We sometimes use affiliate links in our content. This won’t cost you anything, but it helps us to keep the site running. Thanks for your support.
I know what you’re thinking. Why on earth would we have a unit study devoted to the plague? I mean it sounds terrible and unfun and terrifying: the Black Death, the Black Plague, the Bubonic Plague. Yikes.
However, the plague was an important historical event. In spite of the devastation, there were some good things to come out of the Plague. For one, it brought the end to the feudal system. Because workers were so scarce, the surviving serfs could get a job anywhere they wanted. This took a lot of the power away from the feudal lords, as the serfs were now able to gain wealth elsewhere. Secondly, it opened eyes about public health and medical science. Diseases, treatments, proper hygiene, and anatomy were more closely studied. The Church lifted the ban on autopsies, so now doctors could better understand the human body by studying cadavers (dead bodies). And lastly, people started to take their spirituality and eternity more seriously, developing personal relationships with God apart from the state Church. This helped lead to the Reformation.
Thanks to Wende for writing the lessons for this The Plague unit study.
You don’t need any books for this unit, but here are a few you could read to enhance your study:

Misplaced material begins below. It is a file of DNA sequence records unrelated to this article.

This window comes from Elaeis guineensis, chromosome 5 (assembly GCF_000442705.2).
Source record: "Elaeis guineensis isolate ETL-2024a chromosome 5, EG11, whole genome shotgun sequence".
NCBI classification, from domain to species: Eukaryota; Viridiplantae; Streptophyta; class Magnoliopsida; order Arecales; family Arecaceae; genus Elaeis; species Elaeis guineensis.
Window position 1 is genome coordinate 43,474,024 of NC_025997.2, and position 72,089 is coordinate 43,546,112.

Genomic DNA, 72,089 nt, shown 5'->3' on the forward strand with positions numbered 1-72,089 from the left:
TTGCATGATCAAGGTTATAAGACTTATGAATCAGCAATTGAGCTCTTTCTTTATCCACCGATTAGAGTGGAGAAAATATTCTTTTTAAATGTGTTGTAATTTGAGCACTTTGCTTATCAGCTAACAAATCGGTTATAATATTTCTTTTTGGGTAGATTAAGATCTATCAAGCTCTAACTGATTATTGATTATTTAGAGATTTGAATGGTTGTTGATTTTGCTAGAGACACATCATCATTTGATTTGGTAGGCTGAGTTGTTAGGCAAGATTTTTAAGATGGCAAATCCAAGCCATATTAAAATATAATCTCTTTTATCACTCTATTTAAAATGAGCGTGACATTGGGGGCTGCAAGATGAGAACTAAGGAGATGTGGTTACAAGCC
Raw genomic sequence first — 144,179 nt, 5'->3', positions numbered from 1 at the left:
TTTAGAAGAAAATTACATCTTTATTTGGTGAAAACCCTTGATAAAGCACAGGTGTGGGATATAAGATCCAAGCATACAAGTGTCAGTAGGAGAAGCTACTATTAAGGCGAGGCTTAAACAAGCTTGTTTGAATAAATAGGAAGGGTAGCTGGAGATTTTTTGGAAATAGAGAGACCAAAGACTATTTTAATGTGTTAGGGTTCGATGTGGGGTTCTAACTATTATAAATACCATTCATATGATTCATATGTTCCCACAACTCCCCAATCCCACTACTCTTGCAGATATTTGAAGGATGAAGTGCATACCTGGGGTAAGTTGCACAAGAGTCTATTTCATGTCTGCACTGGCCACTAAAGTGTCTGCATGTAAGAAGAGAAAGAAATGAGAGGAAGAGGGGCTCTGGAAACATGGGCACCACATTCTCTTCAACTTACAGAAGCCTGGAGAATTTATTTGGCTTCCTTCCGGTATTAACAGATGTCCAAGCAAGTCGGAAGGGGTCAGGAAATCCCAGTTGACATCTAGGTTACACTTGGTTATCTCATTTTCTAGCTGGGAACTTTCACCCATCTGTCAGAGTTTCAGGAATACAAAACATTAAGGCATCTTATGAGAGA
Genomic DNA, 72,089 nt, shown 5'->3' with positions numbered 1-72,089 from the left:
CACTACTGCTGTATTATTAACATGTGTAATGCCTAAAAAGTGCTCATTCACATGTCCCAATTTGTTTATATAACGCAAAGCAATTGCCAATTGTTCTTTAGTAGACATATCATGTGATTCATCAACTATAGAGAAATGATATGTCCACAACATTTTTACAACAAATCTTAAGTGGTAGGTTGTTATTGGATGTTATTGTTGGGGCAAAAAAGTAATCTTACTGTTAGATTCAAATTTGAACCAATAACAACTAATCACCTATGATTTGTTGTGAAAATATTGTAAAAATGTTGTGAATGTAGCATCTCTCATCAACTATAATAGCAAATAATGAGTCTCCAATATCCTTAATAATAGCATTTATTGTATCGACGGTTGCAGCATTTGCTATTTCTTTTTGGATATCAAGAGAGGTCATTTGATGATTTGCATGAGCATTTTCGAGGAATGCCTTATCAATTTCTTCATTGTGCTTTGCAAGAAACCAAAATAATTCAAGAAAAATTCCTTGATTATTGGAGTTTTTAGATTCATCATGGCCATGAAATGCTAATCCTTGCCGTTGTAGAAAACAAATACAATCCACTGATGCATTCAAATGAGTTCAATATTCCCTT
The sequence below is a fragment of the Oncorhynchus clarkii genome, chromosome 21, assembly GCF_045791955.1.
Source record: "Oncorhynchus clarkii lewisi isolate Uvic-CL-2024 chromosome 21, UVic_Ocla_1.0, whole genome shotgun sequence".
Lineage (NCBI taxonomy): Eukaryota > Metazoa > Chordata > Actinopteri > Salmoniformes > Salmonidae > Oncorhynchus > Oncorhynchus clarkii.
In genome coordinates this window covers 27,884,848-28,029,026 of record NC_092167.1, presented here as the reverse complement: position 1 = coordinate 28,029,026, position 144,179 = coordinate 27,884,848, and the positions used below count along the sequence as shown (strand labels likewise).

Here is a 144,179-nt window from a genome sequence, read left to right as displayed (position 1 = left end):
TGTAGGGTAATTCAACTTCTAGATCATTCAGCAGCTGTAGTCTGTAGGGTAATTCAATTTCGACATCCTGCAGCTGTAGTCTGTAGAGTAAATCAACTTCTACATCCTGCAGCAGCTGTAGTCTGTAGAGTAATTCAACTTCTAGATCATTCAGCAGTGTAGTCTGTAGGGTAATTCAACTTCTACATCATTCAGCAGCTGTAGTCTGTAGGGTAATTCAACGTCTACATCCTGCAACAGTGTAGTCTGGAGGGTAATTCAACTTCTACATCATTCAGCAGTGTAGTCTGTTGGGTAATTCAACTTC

The Plague Unit Study Lessons
Here are some sample lessons from the The Plague Unit Study.
How Was It Spread?
The Plague was thought brought to Europe from the east, spread by flea infested rats on merchant ships. Sometimes there were no survivors at all when the ships ported. The disease was then spread person to person by contact through touch and droplets sprayed from lungs and mouth.
When and Where Did It Spread?
The disease arrived in Venice, Italy in 1347 and then spread clockwise around Europe, hitting France, Spain, England and Britain, Germany, Scandinavia and finally northwestern Russia around 1351. To put this in perspective, the Middle Ages began in 476 A.D. and ended in 1492.
You can grab a copy of the entire The Plague Unit Study and Lapbook in an easy-to-print file at the end of this post.
The Plague Lapbook Printables
This unit study contains short lessons and corresponding mini-books for each lesson.
- Names Shutterfold
- Vocabulary Flap Book
- How Was the Plague Spread? Matchbook
- Plague Map Shutterfold
- Black Death Timeline Accordion
- Number of Deceased Wheel
- Symptoms of the Plague Pull-tab
- Kill or Cure Tab Book
- Plague Doctor Simple Fold
- Devastation Mini-book
- Plague! What Is It Good For? Flap Book
- Flea Layer Book
- Rat Layer Book
- Letter to the King Pocket & Scroll
- “Ring Around the Rosy” Copywork
How to Get Started with Your Free The Plague Unit Study & Lapbook
Follow these simple instructions to get started with the The Plague Unit Study:
- Print the The Plague unit study.
- Choose the lessons you want to use with your student (a highlighter works great for this).
- Choose and prepare the lapbook printables you want to use with your student.
- Start learning all about The Plague.
Get Your Free The Plague Unit Study & Lapbook
Simply click on the image below to access your free The Plague Unit Study and Lapbook.